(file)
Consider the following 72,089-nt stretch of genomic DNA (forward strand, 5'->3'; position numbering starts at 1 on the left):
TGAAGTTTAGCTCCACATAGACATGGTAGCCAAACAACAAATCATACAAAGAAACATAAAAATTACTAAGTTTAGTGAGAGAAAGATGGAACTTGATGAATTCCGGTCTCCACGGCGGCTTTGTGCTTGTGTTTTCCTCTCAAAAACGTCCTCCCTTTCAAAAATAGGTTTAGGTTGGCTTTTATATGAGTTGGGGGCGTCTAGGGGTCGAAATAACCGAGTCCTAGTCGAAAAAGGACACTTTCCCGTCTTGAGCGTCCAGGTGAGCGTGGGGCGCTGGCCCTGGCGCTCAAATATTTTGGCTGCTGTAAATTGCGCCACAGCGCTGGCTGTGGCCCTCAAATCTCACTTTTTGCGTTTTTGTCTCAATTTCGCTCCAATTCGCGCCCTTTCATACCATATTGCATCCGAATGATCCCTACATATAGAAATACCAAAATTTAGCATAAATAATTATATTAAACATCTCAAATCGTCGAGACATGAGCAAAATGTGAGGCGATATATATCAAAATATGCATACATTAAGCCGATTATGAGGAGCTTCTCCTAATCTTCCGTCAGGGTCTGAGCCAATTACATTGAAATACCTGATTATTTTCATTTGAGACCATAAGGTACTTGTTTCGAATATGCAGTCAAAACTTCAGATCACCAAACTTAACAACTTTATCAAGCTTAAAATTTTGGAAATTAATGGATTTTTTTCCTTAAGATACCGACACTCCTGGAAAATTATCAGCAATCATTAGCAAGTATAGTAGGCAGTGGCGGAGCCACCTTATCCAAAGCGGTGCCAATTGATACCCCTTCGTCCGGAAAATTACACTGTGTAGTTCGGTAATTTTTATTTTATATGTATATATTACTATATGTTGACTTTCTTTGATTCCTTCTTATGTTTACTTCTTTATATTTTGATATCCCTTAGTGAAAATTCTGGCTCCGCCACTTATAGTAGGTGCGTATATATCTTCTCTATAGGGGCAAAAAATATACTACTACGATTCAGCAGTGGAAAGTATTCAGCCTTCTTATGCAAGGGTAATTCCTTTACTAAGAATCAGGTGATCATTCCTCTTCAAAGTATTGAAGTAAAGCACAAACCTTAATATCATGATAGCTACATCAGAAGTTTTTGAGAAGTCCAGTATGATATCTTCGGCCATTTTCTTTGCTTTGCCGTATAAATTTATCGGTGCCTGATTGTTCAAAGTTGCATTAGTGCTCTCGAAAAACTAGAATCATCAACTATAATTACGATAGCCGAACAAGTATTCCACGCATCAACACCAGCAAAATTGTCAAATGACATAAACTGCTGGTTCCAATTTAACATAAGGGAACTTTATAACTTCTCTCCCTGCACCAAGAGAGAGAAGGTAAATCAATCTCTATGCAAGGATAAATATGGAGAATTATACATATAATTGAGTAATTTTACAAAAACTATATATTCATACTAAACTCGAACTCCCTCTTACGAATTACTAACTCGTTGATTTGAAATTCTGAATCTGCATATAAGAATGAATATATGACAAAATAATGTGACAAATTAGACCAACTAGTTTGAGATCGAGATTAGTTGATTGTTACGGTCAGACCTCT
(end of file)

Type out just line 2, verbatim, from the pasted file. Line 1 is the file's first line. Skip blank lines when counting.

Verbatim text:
TGAAGTTTAGCTCCACATAGACATGGTAGCCAAACAACAAATCATACAAAGAAACATAAAAATTACTAAGTTTAGTGAGAGAAAGATGGAACTTGATGAATTCCGGTCTCCACGGCGGCTTTGTGCTTGTGTTTTCCTCTCAAAAACGTCCTCCCTTTCAAAAATAGGTTTAGGTTGGCTTTTATATGAGTTGGGGGCGTCTAGGGGTCGAAATAACCGAGTCCTAGTCGAAAAAGGACACTTTCCCGTCTTGAGCGTCCAGGTGAGCGTGGGGCGCTGGCCCTGGCGCTCAAATATTTTGGCTGCTGTAAATTGCGCCACAGCGCTGGCTGTGGCCCTCAAATCTCACTTTTTGCGTTTTTGTCTCAATTTCGCTCCAATTCGCGCCCTTTCATACCATATTGCATCCGAATGATCCCTACATATAGAAATACCAAAATTTAGCATAAATAATTATATTAAACATCTCAAATCGTCGAGACATGAGCAAAATGTGAGGCGATATATATCAAAATATGCATACATTAAGCCGATTATGAGGAGCTTCTCCTAATCTTCCGTCAGGGTCTGAGCCAATTACATTGAAATACCTGATTATTTTCATTTGAGACCATAAGGTACTTGTTTCGAATATGCAGTCAAAACTTCAGATCACCAAACTTAACAACTTTATCAAGCTTAAAATTTTGGAAATTAATGGATTTTTTTCCTTAAGATACCGACACTCCTGGAAAATTATCAGCAATCATTAGCAAGTATAGTAGGCAGTGGCGGAGCCACCTTATCCAAAGCGGTGCCAATTGATACCCCTTCGTCCGGAAAATTACACTGTGTAGTTCGGTAATTTTTATTTTATATGTATATATTACTATATGTTGACTTTCTTTGATTCCTTCTTATGTTTACTTCTTTATATTTTGATATCCCTTAGTGAAAATTCTGGCTCCGCCACTTATAGTAGGTGCGTATATATCTTCTCTATAGGGGCAAAAAATATACTACTACGATTCAGCAGTGGAAAGTATTCAGCCTTCTTATGCAAGGGTAATTCCTTTACTAAGAATCAGGTGATCATTCCTCTTCAAAGTATTGAAGTAAAGCACAAACCTTAATATCATGATAGCTACATCAGAAGTTTTTGAGAAGTCCAGTATGATATCTTCGGCCATTTTCTTTGCTTTGCCGTATAAATTTATCGGTGCCTGATTGTTCAAAGTTGCATTAGTGCTCTCGAAAAACTAGAATCATCAACTATAATTACGATAGCCGAACAAGTATTCCACGCATCAACACCAGCAAAATTGTCAAATGACATAAACTGCTGGTTCCAATTTAACATAAGGGAACTTTATAACTTCTCTCCCTGCACCAAGAGAGAGAAGGTAAATCAATCTCTATGCAAGGATAAATATGGAGAATTATACATATAATTGAGTAATTTTACAAAAACTATATATTCATACTAAACTCGAACTCCCTCTTACGAATTACTAACTCGTTGATTTGAAATTCTGAATCTGCATATAAGAATGAATATATGACAAAATAATGTGACAAATTAGACCAACTAGTTTGAGATCGAGATTAGTTGATTGTTACGGTCAGACCTCT